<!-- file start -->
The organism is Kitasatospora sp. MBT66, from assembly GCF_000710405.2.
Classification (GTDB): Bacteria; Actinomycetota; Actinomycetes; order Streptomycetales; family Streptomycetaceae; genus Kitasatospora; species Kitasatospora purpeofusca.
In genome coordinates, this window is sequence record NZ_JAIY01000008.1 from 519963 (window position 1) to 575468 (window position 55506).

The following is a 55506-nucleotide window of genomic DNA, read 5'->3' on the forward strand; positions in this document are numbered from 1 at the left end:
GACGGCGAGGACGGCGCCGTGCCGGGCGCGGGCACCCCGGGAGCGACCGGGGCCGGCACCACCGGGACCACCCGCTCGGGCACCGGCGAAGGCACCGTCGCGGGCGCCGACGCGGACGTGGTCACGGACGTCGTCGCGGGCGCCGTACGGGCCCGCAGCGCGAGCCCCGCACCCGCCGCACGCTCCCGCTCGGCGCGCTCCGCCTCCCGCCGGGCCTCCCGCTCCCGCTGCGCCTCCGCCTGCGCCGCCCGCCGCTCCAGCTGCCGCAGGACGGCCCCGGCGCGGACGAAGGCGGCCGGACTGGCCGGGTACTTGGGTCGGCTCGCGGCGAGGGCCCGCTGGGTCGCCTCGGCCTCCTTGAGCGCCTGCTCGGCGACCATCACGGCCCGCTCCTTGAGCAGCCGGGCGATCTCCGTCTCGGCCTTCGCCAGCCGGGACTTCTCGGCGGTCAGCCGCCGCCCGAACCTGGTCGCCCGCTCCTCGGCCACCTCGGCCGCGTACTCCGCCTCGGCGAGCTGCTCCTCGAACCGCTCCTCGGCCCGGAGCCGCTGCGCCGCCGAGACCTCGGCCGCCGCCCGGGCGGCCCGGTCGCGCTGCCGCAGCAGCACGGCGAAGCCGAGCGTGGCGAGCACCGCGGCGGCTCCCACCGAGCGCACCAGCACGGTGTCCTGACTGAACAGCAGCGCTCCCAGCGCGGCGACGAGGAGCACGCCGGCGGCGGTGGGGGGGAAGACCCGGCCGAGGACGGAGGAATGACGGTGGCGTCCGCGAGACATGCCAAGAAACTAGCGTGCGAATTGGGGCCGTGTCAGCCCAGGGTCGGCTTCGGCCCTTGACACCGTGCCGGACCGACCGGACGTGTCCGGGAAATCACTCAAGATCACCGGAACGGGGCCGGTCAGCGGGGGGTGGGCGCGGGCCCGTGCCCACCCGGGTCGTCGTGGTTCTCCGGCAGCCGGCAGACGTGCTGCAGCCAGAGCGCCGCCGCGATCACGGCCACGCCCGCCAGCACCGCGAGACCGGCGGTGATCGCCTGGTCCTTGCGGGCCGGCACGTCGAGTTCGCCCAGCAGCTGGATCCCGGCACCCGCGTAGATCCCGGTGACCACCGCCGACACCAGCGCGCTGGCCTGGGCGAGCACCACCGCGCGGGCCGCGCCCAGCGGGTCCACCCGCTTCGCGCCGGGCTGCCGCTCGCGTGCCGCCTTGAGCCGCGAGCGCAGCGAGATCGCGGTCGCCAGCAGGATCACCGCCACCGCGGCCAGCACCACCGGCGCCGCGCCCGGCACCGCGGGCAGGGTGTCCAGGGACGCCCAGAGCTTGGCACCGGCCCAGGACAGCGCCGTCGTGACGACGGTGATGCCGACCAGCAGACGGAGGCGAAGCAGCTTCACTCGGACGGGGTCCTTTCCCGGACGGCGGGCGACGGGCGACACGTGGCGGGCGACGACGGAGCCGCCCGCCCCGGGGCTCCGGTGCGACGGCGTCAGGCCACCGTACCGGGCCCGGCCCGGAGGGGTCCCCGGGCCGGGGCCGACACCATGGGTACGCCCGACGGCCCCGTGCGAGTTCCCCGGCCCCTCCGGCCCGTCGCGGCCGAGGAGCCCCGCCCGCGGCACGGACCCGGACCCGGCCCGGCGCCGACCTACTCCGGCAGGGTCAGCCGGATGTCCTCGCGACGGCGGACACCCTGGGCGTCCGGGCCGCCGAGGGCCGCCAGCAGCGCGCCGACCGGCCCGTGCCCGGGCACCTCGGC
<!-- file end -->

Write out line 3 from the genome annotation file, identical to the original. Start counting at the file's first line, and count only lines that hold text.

In genome coordinates, this window is sequence record NZ_JAIY01000008.1 from 519963 (window position 1) to 575468 (window position 55506).